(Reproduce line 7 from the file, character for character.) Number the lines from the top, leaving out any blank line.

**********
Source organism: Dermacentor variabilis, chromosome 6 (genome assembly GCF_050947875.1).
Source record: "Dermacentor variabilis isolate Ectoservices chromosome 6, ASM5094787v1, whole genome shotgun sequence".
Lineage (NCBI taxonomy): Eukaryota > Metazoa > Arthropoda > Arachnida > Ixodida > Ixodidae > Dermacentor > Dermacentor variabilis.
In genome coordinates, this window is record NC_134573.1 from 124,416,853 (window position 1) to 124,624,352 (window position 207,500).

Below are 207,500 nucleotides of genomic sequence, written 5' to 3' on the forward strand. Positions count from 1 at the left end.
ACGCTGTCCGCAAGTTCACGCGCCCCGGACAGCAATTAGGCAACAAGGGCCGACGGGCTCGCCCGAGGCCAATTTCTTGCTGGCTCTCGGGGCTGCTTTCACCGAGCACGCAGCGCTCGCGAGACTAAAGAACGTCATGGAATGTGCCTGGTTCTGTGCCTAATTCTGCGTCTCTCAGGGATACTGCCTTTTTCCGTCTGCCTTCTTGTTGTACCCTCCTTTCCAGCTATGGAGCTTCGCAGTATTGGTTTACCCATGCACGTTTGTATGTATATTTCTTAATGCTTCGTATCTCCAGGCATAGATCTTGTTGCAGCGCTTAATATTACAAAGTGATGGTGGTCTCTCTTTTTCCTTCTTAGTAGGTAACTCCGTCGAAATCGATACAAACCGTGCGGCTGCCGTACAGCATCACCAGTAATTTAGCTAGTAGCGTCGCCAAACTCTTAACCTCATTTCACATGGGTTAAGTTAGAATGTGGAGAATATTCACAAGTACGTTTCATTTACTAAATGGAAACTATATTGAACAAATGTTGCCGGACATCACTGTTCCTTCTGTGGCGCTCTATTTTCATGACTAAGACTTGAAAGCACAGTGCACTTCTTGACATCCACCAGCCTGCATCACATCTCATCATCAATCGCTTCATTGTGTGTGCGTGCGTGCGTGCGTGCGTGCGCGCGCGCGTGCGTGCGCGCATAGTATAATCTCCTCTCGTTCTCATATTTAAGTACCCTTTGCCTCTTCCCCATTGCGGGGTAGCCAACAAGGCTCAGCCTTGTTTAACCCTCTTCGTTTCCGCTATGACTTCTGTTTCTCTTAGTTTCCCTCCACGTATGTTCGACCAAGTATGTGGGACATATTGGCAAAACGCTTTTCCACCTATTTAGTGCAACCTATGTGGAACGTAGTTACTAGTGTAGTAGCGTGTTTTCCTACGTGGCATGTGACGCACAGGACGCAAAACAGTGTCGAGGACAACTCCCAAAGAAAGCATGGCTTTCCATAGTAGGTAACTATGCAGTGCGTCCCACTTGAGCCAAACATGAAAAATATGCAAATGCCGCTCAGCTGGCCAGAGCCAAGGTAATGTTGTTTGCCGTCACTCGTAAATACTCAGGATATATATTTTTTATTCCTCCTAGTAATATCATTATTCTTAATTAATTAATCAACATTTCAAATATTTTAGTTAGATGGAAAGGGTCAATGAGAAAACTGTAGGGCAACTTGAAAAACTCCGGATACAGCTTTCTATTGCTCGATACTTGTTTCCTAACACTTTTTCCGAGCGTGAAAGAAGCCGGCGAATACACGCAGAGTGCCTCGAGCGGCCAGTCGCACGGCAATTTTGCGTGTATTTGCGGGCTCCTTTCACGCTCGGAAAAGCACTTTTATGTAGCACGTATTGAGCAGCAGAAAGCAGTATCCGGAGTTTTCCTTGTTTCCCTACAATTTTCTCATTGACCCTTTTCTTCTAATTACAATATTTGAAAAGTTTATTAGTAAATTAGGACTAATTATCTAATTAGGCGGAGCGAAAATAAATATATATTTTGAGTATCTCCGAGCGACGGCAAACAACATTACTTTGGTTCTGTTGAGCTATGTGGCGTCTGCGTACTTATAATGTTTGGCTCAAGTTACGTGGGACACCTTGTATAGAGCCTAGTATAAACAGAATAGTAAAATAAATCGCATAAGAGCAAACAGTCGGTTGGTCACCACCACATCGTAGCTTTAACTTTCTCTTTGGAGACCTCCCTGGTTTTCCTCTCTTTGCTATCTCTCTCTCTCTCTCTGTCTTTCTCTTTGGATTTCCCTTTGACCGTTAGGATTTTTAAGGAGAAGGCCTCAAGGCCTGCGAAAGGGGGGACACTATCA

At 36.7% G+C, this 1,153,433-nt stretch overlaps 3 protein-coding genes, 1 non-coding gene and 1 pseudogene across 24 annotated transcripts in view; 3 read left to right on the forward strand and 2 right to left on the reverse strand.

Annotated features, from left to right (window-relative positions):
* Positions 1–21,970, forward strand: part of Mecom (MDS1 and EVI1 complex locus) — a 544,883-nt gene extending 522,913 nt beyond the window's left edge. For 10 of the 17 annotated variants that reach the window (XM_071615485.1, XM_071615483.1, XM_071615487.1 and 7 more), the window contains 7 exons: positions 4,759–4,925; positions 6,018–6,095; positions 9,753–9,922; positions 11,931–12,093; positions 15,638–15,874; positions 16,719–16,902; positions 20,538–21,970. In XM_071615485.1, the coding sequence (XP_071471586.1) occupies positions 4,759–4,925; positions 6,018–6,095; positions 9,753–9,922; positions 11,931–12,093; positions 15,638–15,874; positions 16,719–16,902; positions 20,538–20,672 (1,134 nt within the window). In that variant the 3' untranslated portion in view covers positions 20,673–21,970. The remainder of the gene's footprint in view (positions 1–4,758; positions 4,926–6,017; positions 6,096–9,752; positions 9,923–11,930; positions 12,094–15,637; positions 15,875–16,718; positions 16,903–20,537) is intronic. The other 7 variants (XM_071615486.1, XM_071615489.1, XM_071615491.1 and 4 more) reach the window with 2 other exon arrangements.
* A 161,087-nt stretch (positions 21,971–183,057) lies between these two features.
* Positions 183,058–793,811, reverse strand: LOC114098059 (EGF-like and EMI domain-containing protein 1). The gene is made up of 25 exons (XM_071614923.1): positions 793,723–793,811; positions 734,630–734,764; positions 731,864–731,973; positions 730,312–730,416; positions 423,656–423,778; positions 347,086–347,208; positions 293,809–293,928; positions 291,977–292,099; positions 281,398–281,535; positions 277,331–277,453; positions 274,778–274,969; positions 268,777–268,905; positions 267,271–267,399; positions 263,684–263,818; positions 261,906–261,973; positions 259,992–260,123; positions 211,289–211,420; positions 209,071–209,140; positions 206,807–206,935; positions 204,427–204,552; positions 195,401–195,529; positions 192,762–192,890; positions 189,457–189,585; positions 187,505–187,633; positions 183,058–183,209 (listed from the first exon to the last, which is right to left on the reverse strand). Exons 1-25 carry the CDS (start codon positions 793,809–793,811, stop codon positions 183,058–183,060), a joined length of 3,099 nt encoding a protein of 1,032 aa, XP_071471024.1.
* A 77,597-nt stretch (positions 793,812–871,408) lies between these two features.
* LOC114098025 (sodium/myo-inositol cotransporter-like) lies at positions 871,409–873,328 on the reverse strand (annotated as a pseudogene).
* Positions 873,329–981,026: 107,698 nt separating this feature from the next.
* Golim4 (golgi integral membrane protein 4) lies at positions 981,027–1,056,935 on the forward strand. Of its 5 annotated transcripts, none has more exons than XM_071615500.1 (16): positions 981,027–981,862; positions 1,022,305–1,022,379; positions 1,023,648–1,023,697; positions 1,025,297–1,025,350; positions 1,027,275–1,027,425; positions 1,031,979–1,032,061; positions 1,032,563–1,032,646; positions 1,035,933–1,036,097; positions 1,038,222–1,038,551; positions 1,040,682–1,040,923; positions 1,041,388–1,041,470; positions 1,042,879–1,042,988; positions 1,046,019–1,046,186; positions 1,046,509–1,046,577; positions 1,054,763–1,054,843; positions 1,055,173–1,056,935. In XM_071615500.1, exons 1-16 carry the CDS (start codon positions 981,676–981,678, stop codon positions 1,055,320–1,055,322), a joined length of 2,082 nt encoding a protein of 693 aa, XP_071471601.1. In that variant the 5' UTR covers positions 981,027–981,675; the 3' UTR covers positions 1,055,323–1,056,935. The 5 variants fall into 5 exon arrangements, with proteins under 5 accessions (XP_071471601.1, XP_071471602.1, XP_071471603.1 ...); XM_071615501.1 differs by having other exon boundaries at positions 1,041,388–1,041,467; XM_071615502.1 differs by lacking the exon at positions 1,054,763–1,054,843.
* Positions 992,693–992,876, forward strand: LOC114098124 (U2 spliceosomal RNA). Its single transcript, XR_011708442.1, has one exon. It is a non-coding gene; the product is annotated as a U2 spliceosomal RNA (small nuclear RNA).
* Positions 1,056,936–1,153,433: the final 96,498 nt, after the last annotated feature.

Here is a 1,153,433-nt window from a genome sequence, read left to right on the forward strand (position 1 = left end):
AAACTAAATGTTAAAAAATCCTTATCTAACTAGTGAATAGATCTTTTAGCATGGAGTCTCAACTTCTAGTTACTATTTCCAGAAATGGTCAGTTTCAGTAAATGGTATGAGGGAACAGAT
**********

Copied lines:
At 36.7% G+C, this 1,153,433-nt stretch overlaps 3 protein-coding genes, 1 non-coding gene and 1 pseudogene across 24 annotated transcripts in view; 3 read left to right on the forward strand and 2 right to left on the reverse strand.